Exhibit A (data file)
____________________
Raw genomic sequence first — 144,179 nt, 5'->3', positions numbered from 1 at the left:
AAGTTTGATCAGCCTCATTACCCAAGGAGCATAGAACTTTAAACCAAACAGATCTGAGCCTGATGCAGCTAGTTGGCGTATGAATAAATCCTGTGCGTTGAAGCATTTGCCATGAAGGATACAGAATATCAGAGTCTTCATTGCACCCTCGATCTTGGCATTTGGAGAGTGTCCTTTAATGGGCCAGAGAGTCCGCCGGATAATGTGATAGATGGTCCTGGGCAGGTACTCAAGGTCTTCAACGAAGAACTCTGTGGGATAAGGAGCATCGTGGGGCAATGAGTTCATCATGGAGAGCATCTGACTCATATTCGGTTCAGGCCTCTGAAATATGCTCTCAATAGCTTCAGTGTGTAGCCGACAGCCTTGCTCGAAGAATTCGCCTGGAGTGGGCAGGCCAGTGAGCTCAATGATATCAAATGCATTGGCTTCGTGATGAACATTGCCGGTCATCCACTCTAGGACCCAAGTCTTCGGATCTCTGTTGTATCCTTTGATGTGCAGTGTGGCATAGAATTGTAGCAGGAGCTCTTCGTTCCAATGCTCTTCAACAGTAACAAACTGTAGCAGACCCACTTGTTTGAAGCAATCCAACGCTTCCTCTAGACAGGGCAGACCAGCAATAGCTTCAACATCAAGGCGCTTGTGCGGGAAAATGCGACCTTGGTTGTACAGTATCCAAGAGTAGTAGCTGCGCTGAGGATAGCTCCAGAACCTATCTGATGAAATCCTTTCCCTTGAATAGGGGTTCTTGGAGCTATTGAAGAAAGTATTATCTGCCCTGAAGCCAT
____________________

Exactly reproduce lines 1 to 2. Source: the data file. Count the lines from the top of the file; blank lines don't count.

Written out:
Raw genomic sequence first — 144,179 nt, 5'->3', positions numbered from 1 at the left:
AAGTTTGATCAGCCTCATTACCCAAGGAGCATAGAACTTTAAACCAAACAGATCTGAGCCTGATGCAGCTAGTTGGCGTATGAATAAATCCTGTGCGTTGAAGCATTTGCCATGAAGGATACAGAATATCAGAGTCTTCATTGCACCCTCGATCTTGGCATTTGGAGAGTGTCCTTTAATGGGCCAGAGAGTCCGCCGGATAATGTGATAGATGGTCCTGGGCAGGTACTCAAGGTCTTCAACGAAGAACTCTGTGGGATAAGGAGCATCGTGGGGCAATGAGTTCATCATGGAGAGCATCTGACTCATATTCGGTTCAGGCCTCTGAAATATGCTCTCAATAGCTTCAGTGTGTAGCCGACAGCCTTGCTCGAAGAATTCGCCTGGAGTGGGCAGGCCAGTGAGCTCAATGATATCAAATGCATTGGCTTCGTGATGAACATTGCCGGTCATCCACTCTAGGACCCAAGTCTTCGGATCTCTGTTGTATCCTTTGATGTGCAGTGTGGCATAGAATTGTAGCAGGAGCTCTTCGTTCCAATGCTCTTCAACAGTAACAAACTGTAGCAGACCCACTTGTTTGAAGCAATCCAACGCTTCCTCTAGACAGGGCAGACCAGCAATAGCTTCAACATCAAGGCGCTTGTGCGGGAAAATGCGACCTTGGTTGTACAGTATCCAAGAGTAGTAGCTGCGCTGAGGATAGCTCCAGAACCTATCTGATGAAATCCTTTCCCTTGAATAGGGGTTCTTGGAGCTATTGAAGAAAGTATTATCTGCCCTGAAGCCAT